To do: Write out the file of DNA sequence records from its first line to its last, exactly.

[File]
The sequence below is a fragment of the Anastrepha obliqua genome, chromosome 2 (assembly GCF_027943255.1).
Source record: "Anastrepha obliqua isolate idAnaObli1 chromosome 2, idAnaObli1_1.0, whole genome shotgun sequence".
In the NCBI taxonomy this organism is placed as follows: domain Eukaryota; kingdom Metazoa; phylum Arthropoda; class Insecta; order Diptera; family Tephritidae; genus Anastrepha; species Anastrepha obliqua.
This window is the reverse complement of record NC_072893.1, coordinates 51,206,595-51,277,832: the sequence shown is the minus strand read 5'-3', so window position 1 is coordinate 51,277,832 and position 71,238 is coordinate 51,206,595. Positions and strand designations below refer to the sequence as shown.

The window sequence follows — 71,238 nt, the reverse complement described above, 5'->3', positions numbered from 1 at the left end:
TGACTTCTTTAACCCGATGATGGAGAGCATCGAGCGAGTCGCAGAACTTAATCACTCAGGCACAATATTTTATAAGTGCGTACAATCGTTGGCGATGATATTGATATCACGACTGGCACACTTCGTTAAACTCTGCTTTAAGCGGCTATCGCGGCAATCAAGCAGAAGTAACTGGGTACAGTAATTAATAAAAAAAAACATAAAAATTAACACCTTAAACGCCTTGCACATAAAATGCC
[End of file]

The sequence below is a fragment of the Anastrepha obliqua genome, chromosome 2 (assembly GCF_027943255.1).
Source record: "Anastrepha obliqua isolate idAnaObli1 chromosome 2, idAnaObli1_1.0, whole genome shotgun sequence".
In the NCBI taxonomy this organism is placed as follows: domain Eukaryota; kingdom Metazoa; phylum Arthropoda; class Insecta; order Diptera; family Tephritidae; genus Anastrepha; species Anastrepha obliqua.
This window is the reverse complement of record NC_072893.1, coordinates 51,206,595-51,277,832: the sequence shown is the minus strand read 5'-3', so window position 1 is coordinate 51,277,832 and position 71,238 is coordinate 51,206,595. Positions and strand designations below refer to the sequence as shown.

The window sequence follows — 71,238 nt, the reverse complement described above, 5'->3', positions numbered from 1 at the left end:
TGACTTCTTTAACCCGATGATGGAGAGCATCGAGCGAGTCGCAGAACTTAATCACTCAGGCACAATATTTTATAAGTGCGTACAATCGTTGGCGATGATATTGATATCACGACTGGCACACTTCGTTAAACTCTGCTTTAAGCGGCTATCGCGGCAATCAAGCAGAAGTAACTGGGTACAGTAATTAATAAAAAAAAACATAAAAATTAACACCTTAAACGCCTTGCACATAAAATGCC